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Crypto has been off to a strong start in 2023. But can the rally continue?

Since the beginning of the year, bitcoin's price has jumped around 33% and ether's price, 30%. The recovery has coincided with upward movement in the stock market, including strong performances from riskier assets like tech stocks.

“When stocks rallied in early January, you saw crypto move with it,” says Mizuho analyst Ryan Coyne. “The broader mindset in the market was more risk on rather than risk averse.”

But the crypto rally hasn’t come close to making up for the steep losses investors witnessed in 2022. The industry dealt with significant interest rate hikes — which tend to weigh on the prices of financial assets — as well as an erosion of trust that seemed to reach an apex during the collapse of the crypto exchange FTX. Bitcoin and ether's prices are both still down about 50% over the last year.

Crypto's struggles are likely not over. If major coins are going to rally higher in the months ahead, experts say it’ll take overcoming looming threats of regulation, still-high interest rates and lingering investor concerns about the safety of their money on exchanges.

Why the crypto market is rallying

Traditionally, crypto fares better in low interest rate environments, and the Federal Reserve’s rate hikes were partially responsible for the crash in crypto prices last year, says Michael Miller, a Morningstar analyst.

High interest rates make it more expensive for businesses and consumers to borrow money, which can make purchasing speculative assets less appealing. Higher rates also increase yields on other types of investments, which can make crypto less attractive in comparison, Miller says.

The growing sentiment that rates won’t move much higher has helped drive the crypto rally in 2023, he adds. While chair of the Federal Reserve Jerome Powell recently signaled that more rate hikes will likely be needed, the latest increase was much smaller than previous ones, giving investors hope the central bank may be nearing the end of its tightening cycle.

“We've seen some decent economic numbers, but also some signs that maybe the Federal Reserve will start slowing down on the pacing of interest rate hikes," Miller says. "That has led to a pretty strong start to the year for a lot of speculative asset classes.”

Another element of the rally may simply be that some time has passed since the darkest days of 2022 for crypto, and investors are regaining confidence as a result, Miller says.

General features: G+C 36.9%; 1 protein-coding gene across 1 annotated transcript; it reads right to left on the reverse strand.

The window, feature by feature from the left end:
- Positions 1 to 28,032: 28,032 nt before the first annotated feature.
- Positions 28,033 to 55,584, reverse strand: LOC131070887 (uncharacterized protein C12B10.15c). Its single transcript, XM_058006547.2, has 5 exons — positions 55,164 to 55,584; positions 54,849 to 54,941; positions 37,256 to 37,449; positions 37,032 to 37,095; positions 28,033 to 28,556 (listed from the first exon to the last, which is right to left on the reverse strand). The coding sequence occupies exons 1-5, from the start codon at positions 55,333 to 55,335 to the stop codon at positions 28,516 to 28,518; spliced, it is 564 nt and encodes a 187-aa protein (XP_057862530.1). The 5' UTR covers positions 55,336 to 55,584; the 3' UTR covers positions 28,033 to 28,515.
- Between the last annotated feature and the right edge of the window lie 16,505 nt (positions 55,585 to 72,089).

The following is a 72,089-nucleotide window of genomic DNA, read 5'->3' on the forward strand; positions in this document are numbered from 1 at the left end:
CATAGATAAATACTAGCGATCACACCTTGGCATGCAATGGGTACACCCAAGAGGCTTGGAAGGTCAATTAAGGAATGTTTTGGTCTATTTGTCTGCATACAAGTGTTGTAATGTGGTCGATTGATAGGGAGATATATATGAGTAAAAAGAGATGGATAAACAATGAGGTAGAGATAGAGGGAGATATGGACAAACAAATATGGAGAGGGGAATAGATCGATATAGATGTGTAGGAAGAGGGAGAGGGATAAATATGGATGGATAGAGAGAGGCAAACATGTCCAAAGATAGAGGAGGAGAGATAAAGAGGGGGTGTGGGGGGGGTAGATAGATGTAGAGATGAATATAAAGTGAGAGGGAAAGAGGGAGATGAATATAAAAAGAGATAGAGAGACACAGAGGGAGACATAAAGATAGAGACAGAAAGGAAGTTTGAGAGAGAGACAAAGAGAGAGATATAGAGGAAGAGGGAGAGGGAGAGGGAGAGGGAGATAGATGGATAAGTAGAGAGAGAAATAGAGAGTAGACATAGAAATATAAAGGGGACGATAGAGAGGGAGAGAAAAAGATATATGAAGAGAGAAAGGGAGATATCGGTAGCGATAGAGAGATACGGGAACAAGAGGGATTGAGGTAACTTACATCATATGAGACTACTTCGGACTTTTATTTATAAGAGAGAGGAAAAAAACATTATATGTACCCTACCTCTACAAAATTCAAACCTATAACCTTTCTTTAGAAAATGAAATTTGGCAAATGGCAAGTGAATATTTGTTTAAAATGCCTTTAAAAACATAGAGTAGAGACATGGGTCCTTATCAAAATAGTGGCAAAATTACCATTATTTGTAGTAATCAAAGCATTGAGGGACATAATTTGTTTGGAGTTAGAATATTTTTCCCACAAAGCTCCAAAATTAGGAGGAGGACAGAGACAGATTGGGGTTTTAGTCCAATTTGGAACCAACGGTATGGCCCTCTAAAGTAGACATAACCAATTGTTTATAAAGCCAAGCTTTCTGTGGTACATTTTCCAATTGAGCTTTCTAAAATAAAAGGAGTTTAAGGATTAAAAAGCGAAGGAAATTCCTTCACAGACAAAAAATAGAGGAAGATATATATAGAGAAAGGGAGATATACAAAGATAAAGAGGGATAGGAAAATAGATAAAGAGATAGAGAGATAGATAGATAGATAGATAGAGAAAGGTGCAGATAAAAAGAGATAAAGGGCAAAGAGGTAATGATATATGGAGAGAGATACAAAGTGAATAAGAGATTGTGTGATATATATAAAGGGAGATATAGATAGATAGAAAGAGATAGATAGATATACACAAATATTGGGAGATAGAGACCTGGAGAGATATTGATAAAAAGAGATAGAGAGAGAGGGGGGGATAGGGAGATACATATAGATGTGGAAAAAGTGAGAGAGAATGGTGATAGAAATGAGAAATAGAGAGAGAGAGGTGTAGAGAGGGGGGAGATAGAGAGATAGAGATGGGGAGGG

“A lot of what pushed cryptocurrency markets down in the first place were successive waves of some really serious bad news in terms of major players within the industry collapsing," he adds." It’s possible that as we move away from [those] negative events that some of the pressure comes off on cryptocurrency prices."

What's next for crypto?

Crypto prices could move higher in 2023 if crypto companies can show they’re on a better footing and if the Fed stops raising interest rates, Miller says. But if those two things don’t happen, or if we see more moves toward regulation from the U.S. government, like a recent crackdown on staking, prices could decline.

Matt Hougan, chief investment officer at crypto index fund manager Bitwise Asset Management, makes a bullish case for 2023. He argues that we’re seeing a “relief rally” after the bankruptcies of 2022. (In addition to FTX collapsing, crypto lenders BlockFi, Celsius Network and Voyager Digital, as well as the crypto hedge fund Three Arrows Capital, filed for bankruptcy last year.) He also says technological improvements are lowering fees for ethereum transfers — referring to a planned multi-phase upgrade called "sharding" — which could make crypto more attractive as the year goes on.

“As we turned the corner into 2023, I think people realized that crypto was not going away,” Hougan says. He adds that while regulatory pressure could make for another volatile year with pullbacks in crypto markets, the 2022 crash may have went too far and he predicts the market will make back some of the losses to end the year higher.

But crypto executives anticipate more lawsuits and investigations are coming, The Wall Street Journal reports. Just this week, New York regulators told crypto firm Paxos to stop issuing Binance-branded stablecoin BUSD, which is currently the seventh-largest cryptocurrency by market value.

On top of this, Coyne says many investors are still unsettled after the chaos of 2022, which caps crypto's potential for a really strong year. Some investors got burned in the last crash and are hesitant to get involved in crypto again, he adds.

Even if macroeconomic conditions become more favorable for crypto — say inflation comes down and interest rate hikes stop — Coyne doesn’t see crypto prices reaching the levels of the 2020 and 2021 “craze” periods. And if rates continue to rise, it’s possible 2023 could be another bad year for crypto, he adds.

Should you invest in crypto now?

Investing in crypto is inherently risky, and its future is uncertain — especially given recent regulatory concerns. If you’re inclined to invest, financial advisors tend to recommend only investing a small percentage of your portfolio, like 2-5%. Common advice is to not invest more than you can lose.

Crypto investing also isn't for those who can't handle price volatility. The major ups and downs of crypto prices were evidenced last year when the price of bitcoin in November was down more than 75% from the level a year before.

Crypto "still remains a pretty seriously risky asset class with a lot of buyer beware elements to it," Coyne says.

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